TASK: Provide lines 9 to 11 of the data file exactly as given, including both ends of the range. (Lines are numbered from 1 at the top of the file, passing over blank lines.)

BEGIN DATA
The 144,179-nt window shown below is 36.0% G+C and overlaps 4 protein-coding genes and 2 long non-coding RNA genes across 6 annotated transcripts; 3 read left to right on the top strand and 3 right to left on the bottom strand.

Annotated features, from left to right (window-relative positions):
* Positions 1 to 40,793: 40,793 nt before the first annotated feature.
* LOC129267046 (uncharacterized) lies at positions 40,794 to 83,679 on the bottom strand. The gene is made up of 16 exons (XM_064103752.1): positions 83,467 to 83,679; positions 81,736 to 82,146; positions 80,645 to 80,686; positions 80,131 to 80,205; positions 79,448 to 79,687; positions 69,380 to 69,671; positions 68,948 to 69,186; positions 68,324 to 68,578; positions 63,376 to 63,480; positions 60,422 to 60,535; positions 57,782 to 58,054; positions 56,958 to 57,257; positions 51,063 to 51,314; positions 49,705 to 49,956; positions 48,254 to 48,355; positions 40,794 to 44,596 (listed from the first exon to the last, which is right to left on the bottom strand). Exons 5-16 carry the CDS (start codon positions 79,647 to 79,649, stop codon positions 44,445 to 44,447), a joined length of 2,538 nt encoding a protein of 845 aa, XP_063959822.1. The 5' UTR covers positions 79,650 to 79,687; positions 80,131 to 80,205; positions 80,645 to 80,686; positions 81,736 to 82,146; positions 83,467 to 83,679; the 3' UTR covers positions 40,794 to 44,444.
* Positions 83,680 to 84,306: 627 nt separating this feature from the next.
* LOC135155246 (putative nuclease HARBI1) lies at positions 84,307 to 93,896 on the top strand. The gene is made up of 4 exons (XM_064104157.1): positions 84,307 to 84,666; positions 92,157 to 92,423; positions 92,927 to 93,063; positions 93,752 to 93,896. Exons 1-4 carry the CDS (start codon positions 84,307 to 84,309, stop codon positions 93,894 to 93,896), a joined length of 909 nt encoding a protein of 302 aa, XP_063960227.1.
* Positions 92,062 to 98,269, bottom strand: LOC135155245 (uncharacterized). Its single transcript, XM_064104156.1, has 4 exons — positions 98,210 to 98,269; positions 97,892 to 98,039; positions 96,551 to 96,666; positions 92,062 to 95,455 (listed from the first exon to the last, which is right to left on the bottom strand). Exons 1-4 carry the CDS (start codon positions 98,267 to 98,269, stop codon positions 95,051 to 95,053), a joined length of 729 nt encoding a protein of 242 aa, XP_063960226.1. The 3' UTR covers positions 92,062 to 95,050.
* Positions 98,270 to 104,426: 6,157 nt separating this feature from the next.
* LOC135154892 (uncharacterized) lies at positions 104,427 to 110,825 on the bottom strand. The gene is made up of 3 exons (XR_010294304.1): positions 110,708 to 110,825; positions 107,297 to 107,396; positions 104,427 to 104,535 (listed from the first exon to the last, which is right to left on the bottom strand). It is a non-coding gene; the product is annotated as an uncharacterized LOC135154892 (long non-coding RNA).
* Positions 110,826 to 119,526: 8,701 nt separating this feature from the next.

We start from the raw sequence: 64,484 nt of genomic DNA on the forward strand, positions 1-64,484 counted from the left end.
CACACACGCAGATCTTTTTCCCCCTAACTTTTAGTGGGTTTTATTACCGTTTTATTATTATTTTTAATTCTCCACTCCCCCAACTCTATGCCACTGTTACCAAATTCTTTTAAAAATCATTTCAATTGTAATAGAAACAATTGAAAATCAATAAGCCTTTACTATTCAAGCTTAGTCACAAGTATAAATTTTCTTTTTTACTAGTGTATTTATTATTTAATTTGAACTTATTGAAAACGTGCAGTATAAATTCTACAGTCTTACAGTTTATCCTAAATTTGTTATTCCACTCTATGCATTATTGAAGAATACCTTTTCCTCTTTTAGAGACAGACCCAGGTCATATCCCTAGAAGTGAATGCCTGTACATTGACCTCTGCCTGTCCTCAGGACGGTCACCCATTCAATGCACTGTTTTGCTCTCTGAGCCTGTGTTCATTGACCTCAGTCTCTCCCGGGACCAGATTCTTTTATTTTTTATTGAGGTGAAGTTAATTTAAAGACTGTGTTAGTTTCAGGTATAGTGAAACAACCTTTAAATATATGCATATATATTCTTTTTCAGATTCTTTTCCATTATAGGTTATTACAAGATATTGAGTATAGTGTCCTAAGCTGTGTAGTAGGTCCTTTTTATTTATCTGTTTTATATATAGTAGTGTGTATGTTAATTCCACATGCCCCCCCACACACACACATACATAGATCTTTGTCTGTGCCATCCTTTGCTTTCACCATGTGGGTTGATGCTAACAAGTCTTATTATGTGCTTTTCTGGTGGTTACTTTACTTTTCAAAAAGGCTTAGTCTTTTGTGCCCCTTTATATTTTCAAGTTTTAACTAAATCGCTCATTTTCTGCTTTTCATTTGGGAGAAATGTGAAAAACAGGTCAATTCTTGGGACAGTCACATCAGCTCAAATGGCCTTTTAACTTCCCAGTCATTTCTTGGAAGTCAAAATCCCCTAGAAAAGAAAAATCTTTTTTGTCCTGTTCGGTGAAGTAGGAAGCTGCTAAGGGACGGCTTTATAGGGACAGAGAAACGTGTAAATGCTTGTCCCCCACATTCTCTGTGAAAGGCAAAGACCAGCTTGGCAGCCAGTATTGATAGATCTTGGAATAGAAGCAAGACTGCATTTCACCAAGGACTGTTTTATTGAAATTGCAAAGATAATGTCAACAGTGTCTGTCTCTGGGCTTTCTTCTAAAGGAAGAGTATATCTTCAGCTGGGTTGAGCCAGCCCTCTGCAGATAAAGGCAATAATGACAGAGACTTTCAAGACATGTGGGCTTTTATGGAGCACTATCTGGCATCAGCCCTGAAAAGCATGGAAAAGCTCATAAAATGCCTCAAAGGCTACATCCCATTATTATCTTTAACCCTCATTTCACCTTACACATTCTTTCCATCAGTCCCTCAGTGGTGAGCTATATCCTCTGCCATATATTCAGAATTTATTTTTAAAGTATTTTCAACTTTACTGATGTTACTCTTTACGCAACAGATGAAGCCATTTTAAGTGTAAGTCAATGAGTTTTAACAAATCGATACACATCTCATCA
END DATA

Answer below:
* LOC135154892 (uncharacterized) lies at positions 104,427 to 110,825 on the bottom strand. The gene is made up of 3 exons (XR_010294304.1): positions 110,708 to 110,825; positions 107,297 to 107,396; positions 104,427 to 104,535 (listed from the first exon to the last, which is right to left on the bottom strand). It is a non-coding gene; the product is annotated as an uncharacterized LOC135154892 (long non-coding RNA).
* Positions 110,826 to 119,526: 8,701 nt separating this feature from the next.

We start from the raw sequence: 64,484 nt of genomic DNA on the forward strand, positions 1-64,484 counted from the left end.